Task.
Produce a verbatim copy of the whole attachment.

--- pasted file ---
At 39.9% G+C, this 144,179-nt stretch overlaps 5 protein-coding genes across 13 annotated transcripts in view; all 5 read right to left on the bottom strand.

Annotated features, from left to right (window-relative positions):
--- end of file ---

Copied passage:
At 39.9% G+C, this 144,179-nt stretch overlaps 5 protein-coding genes across 13 annotated transcripts in view; all 5 read right to left on the bottom strand.

Annotated features, from left to right (window-relative positions):